Elon University updated the Student Handbook on Sept. 28, changing the university Title IX and sexual misconduct policy section on testimony parties and witnesses. According to Felicia Cenca, HR consultant for HR compliance and Title IX, the university modified their Title IX and sexual misconduct policy to comply with new federal regulations released last year by the U.S. Department of Education. Cenca said the university must comply with federal law and modify their policies and procedures accordingly to follow the new federal regulations surrounding Title IX. 

One of the major shifts in university policies under compliance with federal law was changing the definition of sexual harassment under Title IX. According to Cenca, the behavior now has to be severe, pervasive and objectively offensive. All three of these characteristics must be met to comply with the new definition of sexual harassment, which Cenca said narrows the definition of sexual harassment.

Another shift in university policy under Title IX is that the behavior must occur on campus for the university to take action and in the U.S. or against a person in the U.S. for federal action to be taken.

The university released the 2020 fire and safety report, which details crimes on campus from last year, on Oct. 1. Molly Zlock, director of HR compliance, equal opportunity and Title IX, wrote in an email to Elon News Network the annual fire and safety falls under the Clery Act, a consumer protection law that provides transparency around campus crime policy and statistics. 

The Clery Act requires colleges and universities to release information to the public through an annual safety report and the definitions of crimes under the Clery Act are not as narrowly defined as under Title IX, according to Zlock. She also wrote that data in the annual fire and safety represents a smaller component to the total reports received by the Title IX office and the data disclosed in the annual fire and safety report represent only those that fit under the Clery Art.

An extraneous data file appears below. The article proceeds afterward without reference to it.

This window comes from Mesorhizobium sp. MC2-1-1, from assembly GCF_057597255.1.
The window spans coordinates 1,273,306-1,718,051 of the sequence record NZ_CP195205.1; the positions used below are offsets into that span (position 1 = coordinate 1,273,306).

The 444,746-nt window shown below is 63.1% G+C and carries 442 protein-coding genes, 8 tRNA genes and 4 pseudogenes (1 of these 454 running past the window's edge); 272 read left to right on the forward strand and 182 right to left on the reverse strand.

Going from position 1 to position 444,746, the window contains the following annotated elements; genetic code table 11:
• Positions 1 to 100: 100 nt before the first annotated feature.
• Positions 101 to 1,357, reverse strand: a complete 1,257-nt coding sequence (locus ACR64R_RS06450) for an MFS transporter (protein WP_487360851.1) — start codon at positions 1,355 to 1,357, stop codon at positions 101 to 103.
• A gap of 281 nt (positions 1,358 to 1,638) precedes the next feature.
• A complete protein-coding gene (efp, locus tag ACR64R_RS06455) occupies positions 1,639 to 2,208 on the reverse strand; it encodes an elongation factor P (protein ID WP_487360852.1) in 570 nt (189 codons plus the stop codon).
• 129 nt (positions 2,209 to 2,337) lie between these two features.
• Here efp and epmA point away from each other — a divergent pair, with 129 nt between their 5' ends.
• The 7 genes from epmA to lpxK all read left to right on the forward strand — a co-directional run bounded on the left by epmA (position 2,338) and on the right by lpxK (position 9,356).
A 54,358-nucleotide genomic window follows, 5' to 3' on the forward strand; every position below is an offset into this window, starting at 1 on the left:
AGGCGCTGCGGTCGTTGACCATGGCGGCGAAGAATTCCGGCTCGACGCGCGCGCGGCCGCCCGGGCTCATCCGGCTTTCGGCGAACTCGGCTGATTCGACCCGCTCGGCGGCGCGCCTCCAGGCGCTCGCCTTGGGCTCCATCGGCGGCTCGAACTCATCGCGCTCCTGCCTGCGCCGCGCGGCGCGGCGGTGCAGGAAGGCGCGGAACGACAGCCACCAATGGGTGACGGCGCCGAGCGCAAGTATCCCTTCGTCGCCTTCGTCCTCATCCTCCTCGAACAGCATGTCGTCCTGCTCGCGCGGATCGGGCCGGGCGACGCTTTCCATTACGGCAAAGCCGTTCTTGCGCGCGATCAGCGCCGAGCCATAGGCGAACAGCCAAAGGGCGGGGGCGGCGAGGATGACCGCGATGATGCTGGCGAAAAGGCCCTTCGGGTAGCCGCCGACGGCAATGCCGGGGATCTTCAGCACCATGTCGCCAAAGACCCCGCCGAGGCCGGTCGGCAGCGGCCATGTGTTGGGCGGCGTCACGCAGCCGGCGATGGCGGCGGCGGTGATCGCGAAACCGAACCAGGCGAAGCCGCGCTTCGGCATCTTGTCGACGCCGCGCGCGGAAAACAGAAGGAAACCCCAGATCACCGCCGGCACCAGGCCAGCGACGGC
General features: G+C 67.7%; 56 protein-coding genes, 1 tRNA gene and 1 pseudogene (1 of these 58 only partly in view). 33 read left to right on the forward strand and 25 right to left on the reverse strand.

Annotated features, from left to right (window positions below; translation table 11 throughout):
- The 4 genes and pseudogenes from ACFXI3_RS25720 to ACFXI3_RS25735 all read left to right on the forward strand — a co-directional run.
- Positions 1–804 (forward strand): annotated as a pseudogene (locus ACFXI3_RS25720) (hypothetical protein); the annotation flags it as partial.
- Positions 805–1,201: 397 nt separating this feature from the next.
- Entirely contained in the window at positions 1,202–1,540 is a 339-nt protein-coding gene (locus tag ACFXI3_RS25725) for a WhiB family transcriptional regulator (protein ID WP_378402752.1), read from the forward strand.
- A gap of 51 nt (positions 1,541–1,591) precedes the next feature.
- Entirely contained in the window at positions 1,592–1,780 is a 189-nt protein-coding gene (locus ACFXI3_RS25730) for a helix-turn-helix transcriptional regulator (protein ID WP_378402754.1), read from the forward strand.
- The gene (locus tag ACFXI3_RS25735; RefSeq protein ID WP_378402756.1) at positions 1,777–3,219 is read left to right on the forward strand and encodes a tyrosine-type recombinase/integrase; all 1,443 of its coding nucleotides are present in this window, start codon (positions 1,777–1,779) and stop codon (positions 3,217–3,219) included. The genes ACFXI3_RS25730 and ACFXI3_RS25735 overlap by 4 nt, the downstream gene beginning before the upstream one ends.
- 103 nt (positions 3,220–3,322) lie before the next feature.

There were two offenses of rape reported last year, both taking place in residential facilities. No offenses of dating violence were reported in 2020, but there were two offenses in 2019 and three in 2018. There were also four offenses of stalking reported which is an increase from the one reported in 2019 but a decrease from the five in 2018. 

Cenca said any behavior that occurs off-campus or not in the United States would not fall under Title IX. Additionally, the university has created a secondary procedure, which is referred to as the sexual misconduct and gender based violence process, to address incidents that occur off-campus, not in the United States or do not meet the definition of sexual harassment under Title IX. 

“Elon has to comply with Title IX federal regulations,” Cenca said. “However, we see that as kind of as a floor, not the ceiling.”

The purpose of the sexual misconduct and gender based violence process is to offer additional support to students in reporting incidents that go beyond the university’s Title IX policy — such as if something occurs abroad or off-campus.

“It just creates a wider net of behaviors that the university can offer support to students who’ve experienced those things and respond to and offer accountability measures,” Cenca said.

Cenca specified that live hearings do not take place for incidents that occur under the sexual misconduct and gender-based violence process, but rather for ones under Title IX. 

Under the new Title IX federal regulations released last year, postsecondary institutions, such as public and private universities, must provide live hearings with cross-examination during the Title IX grievance process. According to federal regulations, live hearings are to be conducted either in-person if both parties are within the same geographic location, at the postsecondary institution’s discretion, or with both parties attending in an online setting. Federal regulations also state that cross-examination is to be done by a party’s advisor and never by a party. 

The most recent version of the Title IX policy is from Aug. 1. and the university reserves the right to “modify, amend or terminate” the policy at any time.

According to the Elon University Student Handbook, the Title IX and sexual misconduct policies and procedures prohibit all forms of sexual misconduct, gender-based violence — including sex and/or gender-based discrimination and harassment — committed against employees, students or third parties, as well as retaliation.

This story was originally published Sept. 28, 2021, and has since been updated.